I was just thinking yesterday about the long strange strange road learning Korean has been. I must be getting too old for this.
I started Learning Korean back in 1982, probably before most of you reading this were born. There were no cell phones, no DVDs, and no Internet as we know them today. If you were very lucky you could find some decent tape recordings. In 1983 I moved into a Korean boarding house in the Los Angeles area and lived and went to church with Koreans full time. This was easy for me because I had no other real family, so to speak, so Koreans became my family. In late 1984 I first visited Korea for 3 months, then by late 1985 I could read and communicate, albeit awkwardly, in Korean. In 1986 I took the only available college level class in my area, an introduction and basic grammar course.
Notice the date of this document? But learning grammar and speaking a language (as any Korean learning English has painfully learned) are vastly different, In real life people do not adhere to grammatical rules or textbook pronunciation, and often what people 'think' they are saying is not that same as the sound actually coming out of their mouth or heard by the listener.
Anyway, that college level course was far too easy compared to the Korean school at the church I was attending, so I persuaded the teacher to allow me to write a Korean essay in lieu of homework. The essay I chose to write translates loosely to "My Opinion of International Marriage and Happiness." A topic I chose because my relationships with Korean girls had been soured repeatedly by exactly the kind of mean prejudicial parental meddling you see on Korean drama -- you may have thought "Those are gross exaggerations, no parents could be that bigoted or selfish" but I can verify from experience that that kind of attitude was quite common. So I wrote the following essay and submitted it near the end of the semester --the professor's wife, who worked for a local Korean news paper, was so impressed that she got it published. I have to say, reading it now, that I was entirely too idealistic -- you might even say I was full of cr@p --oh well I submit it for examination here (sorry if I break the screen):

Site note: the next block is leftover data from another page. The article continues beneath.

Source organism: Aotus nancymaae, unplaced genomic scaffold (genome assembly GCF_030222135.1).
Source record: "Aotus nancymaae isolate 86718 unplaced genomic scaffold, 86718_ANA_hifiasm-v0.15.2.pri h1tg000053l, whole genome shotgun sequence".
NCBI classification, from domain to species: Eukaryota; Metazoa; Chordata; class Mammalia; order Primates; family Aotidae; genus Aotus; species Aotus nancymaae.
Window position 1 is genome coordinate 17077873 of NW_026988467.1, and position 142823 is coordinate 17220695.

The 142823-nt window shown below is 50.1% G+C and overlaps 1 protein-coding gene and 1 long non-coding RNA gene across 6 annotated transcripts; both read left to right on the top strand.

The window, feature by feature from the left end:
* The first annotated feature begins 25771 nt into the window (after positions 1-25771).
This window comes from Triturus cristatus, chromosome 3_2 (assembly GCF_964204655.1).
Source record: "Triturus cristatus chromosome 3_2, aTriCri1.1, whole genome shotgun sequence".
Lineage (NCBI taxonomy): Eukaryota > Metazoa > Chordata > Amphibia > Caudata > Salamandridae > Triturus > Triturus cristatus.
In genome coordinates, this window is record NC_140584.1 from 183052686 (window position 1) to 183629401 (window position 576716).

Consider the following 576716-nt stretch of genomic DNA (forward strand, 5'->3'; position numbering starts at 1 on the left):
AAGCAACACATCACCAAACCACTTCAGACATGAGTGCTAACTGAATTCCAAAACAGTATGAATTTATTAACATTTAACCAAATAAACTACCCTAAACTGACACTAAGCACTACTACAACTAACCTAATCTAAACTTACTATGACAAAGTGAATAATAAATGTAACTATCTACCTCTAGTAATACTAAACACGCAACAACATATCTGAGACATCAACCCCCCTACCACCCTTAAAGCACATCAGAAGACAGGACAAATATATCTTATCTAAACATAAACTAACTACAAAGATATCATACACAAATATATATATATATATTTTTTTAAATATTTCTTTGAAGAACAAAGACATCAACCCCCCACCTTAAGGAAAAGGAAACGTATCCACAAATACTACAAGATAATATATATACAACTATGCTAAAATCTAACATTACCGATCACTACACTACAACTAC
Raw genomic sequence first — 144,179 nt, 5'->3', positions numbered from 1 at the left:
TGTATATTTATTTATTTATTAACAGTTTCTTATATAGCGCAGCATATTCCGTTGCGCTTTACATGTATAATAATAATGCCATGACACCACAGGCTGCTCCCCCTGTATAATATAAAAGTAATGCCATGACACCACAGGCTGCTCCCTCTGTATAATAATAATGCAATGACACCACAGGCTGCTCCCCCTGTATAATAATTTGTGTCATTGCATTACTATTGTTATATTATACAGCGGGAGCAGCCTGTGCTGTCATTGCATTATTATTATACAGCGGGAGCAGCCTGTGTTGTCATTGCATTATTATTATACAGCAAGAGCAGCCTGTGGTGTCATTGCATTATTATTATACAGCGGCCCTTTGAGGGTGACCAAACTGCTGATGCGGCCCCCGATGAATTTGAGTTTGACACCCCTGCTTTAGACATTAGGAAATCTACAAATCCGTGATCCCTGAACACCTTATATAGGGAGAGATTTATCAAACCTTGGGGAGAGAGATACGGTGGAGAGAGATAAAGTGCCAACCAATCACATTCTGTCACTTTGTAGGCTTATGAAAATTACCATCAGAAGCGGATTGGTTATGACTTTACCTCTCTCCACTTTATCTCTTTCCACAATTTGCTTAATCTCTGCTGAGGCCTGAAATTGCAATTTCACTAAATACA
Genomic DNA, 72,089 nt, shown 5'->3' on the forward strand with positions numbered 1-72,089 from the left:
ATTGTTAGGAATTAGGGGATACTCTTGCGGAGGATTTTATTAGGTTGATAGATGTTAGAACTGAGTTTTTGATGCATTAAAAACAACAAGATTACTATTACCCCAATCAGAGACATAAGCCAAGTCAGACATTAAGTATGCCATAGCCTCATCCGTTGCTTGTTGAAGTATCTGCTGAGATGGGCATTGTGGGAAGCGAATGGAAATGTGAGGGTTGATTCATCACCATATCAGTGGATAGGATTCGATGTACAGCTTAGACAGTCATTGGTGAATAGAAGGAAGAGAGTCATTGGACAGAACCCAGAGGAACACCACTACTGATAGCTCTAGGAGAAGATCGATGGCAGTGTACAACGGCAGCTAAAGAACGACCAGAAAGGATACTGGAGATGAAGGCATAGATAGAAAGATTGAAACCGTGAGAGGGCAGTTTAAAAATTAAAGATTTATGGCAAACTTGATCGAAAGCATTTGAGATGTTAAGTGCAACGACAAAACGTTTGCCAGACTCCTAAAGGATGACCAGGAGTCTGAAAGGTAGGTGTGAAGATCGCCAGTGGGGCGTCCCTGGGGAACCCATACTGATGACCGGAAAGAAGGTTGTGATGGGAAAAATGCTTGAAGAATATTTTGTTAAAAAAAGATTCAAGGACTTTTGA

Well, I did marry shortly after that article was published - as fate would have it, I met a Korean gal whose parents were also deceased, like mine, so we had a relationship without the interference of parents. However, in the long run I think it would have been better to have a larger family with parents -- problems, prejudice, and all.
I continued to study Korean over the next 20 years, but study soon took a backseat to work and raising a family. I continued going to Korean church (attendance off and on) and fellowshipping with Koreans but my lovely Korean wife always insisted on speaking English at home -- she's determined to become "American" you see -- and now she says "I have lived in this country longer than Korea, I studied and earned my citizenship -- this is my country now! I am American!" While I softly mumble "I am Korean - Korea is my heart's homeland."
Now in the last 3 years, since my life has finally allowed me more time, I have poured myself into study of Korean -- often to the point where I am so dizzy and my head is so full I cannot even communicate one coherent thought. But one thing I can say -- if I don't die young:
만일 내가 일찍 죽지 안 하면 이 언어를 다 (다아아아아) 공부하고 배운 담에 다(다아아아아)들 죽었어! 드고 봐라